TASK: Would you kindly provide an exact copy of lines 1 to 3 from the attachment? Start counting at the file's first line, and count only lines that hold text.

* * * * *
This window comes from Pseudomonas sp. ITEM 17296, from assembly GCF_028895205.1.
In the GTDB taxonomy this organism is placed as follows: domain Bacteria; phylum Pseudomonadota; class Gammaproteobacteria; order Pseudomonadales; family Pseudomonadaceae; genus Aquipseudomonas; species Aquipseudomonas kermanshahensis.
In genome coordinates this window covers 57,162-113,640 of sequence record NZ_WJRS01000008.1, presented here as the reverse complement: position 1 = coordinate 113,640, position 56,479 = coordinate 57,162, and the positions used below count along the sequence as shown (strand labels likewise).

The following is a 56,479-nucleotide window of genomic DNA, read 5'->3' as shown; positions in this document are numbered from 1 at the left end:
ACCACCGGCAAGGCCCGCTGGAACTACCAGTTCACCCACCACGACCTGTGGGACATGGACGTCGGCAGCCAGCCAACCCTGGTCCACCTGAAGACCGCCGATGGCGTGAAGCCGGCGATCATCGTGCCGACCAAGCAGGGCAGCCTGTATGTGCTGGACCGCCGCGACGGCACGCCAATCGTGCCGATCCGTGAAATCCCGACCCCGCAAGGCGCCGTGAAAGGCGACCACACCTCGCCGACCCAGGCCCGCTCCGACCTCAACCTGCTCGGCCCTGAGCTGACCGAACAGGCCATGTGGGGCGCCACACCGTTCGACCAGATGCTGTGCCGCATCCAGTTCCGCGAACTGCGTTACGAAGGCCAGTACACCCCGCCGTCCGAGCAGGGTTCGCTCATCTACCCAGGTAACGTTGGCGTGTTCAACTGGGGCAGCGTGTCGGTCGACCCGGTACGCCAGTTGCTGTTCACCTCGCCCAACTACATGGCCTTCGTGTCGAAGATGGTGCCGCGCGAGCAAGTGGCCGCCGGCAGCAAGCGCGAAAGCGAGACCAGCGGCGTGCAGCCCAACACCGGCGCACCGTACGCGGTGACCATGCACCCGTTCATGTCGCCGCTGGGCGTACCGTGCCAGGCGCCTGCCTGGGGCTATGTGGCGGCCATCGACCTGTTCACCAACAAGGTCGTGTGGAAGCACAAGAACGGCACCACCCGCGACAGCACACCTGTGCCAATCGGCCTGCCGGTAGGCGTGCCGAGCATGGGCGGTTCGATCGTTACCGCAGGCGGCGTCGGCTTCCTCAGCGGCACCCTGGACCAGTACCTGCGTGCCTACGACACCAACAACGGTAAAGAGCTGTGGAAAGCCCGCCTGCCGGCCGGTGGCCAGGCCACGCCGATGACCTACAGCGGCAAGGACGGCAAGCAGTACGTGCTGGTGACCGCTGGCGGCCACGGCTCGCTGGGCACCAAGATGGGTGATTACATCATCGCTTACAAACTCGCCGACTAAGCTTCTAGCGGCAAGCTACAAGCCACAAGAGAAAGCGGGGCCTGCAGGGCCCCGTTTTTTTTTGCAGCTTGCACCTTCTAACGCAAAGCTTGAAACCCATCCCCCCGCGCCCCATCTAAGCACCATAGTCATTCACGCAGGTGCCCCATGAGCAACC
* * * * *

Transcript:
This window comes from Pseudomonas sp. ITEM 17296, from assembly GCF_028895205.1.
In the GTDB taxonomy this organism is placed as follows: domain Bacteria; phylum Pseudomonadota; class Gammaproteobacteria; order Pseudomonadales; family Pseudomonadaceae; genus Aquipseudomonas; species Aquipseudomonas kermanshahensis.
In genome coordinates this window covers 57,162-113,640 of sequence record NZ_WJRS01000008.1, presented here as the reverse complement: position 1 = coordinate 113,640, position 56,479 = coordinate 57,162, and the positions used below count along the sequence as shown (strand labels likewise).